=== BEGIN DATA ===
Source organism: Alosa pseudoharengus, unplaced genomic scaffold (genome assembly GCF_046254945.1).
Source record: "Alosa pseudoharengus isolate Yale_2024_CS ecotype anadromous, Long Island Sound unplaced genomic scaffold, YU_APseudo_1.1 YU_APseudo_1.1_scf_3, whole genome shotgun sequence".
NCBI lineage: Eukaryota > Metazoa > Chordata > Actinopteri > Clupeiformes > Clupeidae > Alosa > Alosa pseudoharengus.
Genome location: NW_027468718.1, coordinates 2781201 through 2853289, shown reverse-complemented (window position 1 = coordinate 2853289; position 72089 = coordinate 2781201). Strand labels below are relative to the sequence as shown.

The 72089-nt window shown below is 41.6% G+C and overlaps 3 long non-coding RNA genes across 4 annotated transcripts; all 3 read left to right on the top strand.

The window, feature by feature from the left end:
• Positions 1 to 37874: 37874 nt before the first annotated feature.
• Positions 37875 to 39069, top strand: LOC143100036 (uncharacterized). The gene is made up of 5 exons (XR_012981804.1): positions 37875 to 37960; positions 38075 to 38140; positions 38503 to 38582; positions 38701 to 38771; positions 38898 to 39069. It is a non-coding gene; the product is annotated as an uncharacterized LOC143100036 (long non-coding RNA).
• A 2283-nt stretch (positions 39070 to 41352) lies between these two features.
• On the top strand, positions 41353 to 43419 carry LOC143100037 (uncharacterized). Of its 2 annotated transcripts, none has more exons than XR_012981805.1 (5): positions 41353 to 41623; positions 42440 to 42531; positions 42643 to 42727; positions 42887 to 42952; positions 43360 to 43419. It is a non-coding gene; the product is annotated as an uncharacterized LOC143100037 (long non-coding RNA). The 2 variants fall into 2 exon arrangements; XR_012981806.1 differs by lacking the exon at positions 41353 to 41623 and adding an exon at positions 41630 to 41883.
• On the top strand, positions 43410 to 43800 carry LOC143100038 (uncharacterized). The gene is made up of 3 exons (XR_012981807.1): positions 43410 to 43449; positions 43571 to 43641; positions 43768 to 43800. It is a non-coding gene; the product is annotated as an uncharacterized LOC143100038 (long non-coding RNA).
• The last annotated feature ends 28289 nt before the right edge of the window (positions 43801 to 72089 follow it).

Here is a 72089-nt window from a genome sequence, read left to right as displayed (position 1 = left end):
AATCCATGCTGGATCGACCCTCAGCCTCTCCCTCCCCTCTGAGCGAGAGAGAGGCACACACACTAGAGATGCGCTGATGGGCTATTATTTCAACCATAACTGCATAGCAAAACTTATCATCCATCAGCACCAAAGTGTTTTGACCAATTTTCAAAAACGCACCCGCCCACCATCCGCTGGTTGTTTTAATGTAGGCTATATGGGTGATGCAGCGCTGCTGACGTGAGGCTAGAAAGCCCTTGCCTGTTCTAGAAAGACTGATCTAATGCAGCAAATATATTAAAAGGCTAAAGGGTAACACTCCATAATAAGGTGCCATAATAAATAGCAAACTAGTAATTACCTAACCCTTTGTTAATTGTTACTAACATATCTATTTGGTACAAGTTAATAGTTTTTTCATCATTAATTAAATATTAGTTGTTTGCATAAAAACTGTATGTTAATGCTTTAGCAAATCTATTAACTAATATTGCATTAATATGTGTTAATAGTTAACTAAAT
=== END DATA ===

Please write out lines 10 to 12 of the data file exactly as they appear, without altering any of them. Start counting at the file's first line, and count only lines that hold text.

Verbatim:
• On the top strand, positions 41353 to 43419 carry LOC143100037 (uncharacterized). Of its 2 annotated transcripts, none has more exons than XR_012981805.1 (5): positions 41353 to 41623; positions 42440 to 42531; positions 42643 to 42727; positions 42887 to 42952; positions 43360 to 43419. It is a non-coding gene; the product is annotated as an uncharacterized LOC143100037 (long non-coding RNA). The 2 variants fall into 2 exon arrangements; XR_012981806.1 differs by lacking the exon at positions 41353 to 41623 and adding an exon at positions 41630 to 41883.
• On the top strand, positions 43410 to 43800 carry LOC143100038 (uncharacterized). The gene is made up of 3 exons (XR_012981807.1): positions 43410 to 43449; positions 43571 to 43641; positions 43768 to 43800. It is a non-coding gene; the product is annotated as an uncharacterized LOC143100038 (long non-coding RNA).
• The last annotated feature ends 28289 nt before the right edge of the window (positions 43801 to 72089 follow it).